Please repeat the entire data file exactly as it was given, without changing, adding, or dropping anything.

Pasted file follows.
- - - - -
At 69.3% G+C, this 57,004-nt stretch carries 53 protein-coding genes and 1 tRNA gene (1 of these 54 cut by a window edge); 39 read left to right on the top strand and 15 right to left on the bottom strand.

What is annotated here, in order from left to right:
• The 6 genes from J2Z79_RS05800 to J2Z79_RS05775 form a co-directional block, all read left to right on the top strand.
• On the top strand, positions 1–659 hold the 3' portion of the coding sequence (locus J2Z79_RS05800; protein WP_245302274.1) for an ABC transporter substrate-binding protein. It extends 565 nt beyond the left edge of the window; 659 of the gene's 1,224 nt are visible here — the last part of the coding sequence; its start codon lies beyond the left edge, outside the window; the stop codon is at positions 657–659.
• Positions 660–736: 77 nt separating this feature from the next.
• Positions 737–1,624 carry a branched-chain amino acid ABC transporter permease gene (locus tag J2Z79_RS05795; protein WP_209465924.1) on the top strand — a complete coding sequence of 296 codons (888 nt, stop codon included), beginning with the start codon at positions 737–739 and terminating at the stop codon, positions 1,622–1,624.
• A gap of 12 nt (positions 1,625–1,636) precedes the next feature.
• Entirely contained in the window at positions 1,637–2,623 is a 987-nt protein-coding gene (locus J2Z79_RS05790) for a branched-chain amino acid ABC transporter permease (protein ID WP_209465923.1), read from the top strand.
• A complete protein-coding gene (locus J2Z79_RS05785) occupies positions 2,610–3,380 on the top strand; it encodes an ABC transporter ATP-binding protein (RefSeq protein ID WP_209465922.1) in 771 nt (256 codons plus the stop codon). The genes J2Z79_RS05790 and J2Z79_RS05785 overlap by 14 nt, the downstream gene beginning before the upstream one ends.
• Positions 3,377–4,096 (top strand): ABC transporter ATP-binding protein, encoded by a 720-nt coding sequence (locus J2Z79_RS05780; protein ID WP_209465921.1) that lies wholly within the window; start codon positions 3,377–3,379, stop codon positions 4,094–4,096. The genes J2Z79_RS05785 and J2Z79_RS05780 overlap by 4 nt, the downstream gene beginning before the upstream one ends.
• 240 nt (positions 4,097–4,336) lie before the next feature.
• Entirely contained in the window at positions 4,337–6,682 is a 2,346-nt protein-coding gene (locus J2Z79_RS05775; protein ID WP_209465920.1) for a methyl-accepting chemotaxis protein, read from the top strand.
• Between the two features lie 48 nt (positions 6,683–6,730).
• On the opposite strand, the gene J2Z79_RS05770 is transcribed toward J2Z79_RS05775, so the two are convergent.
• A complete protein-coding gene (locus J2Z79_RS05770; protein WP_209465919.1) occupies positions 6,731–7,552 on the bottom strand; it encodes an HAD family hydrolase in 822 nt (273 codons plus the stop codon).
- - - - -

At 69.3% G+C, this 57,004-nt stretch carries 53 protein-coding genes and 1 tRNA gene (1 of these 54 cut by a window edge); 39 read left to right on the top strand and 15 right to left on the bottom strand.

What is annotated here, in order from left to right:
• The 6 genes from J2Z79_RS05800 to J2Z79_RS05775 form a co-directional block, all read left to right on the top strand.
• On the top strand, positions 1–659 hold the 3' portion of the coding sequence (locus J2Z79_RS05800; protein WP_245302274.1) for an ABC transporter substrate-binding protein. It extends 565 nt beyond the left edge of the window; 659 of the gene's 1,224 nt are visible here — the last part of the coding sequence; its start codon lies beyond the left edge, outside the window; the stop codon is at positions 657–659.
• Positions 660–736: 77 nt separating this feature from the next.
• Positions 737–1,624 carry a branched-chain amino acid ABC transporter permease gene (locus tag J2Z79_RS05795; protein WP_209465924.1) on the top strand — a complete coding sequence of 296 codons (888 nt, stop codon included), beginning with the start codon at positions 737–739 and terminating at the stop codon, positions 1,622–1,624.
• A gap of 12 nt (positions 1,625–1,636) precedes the next feature.
• Entirely contained in the window at positions 1,637–2,623 is a 987-nt protein-coding gene (locus J2Z79_RS05790) for a branched-chain amino acid ABC transporter permease (protein ID WP_209465923.1), read from the top strand.
• A complete protein-coding gene (locus J2Z79_RS05785) occupies positions 2,610–3,380 on the top strand; it encodes an ABC transporter ATP-binding protein (RefSeq protein ID WP_209465922.1) in 771 nt (256 codons plus the stop codon). The genes J2Z79_RS05790 and J2Z79_RS05785 overlap by 14 nt, the downstream gene beginning before the upstream one ends.
• Positions 3,377–4,096 (top strand): ABC transporter ATP-binding protein, encoded by a 720-nt coding sequence (locus J2Z79_RS05780; protein ID WP_209465921.1) that lies wholly within the window; start codon positions 3,377–3,379, stop codon positions 4,094–4,096. The genes J2Z79_RS05785 and J2Z79_RS05780 overlap by 4 nt, the downstream gene beginning before the upstream one ends.
• 240 nt (positions 4,097–4,336) lie before the next feature.
• Entirely contained in the window at positions 4,337–6,682 is a 2,346-nt protein-coding gene (locus J2Z79_RS05775; protein ID WP_209465920.1) for a methyl-accepting chemotaxis protein, read from the top strand.
• Between the two features lie 48 nt (positions 6,683–6,730).
• On the opposite strand, the gene J2Z79_RS05770 is transcribed toward J2Z79_RS05775, so the two are convergent.
• A complete protein-coding gene (locus J2Z79_RS05770; protein WP_209465919.1) occupies positions 6,731–7,552 on the bottom strand; it encodes an HAD family hydrolase in 822 nt (273 codons plus the stop codon).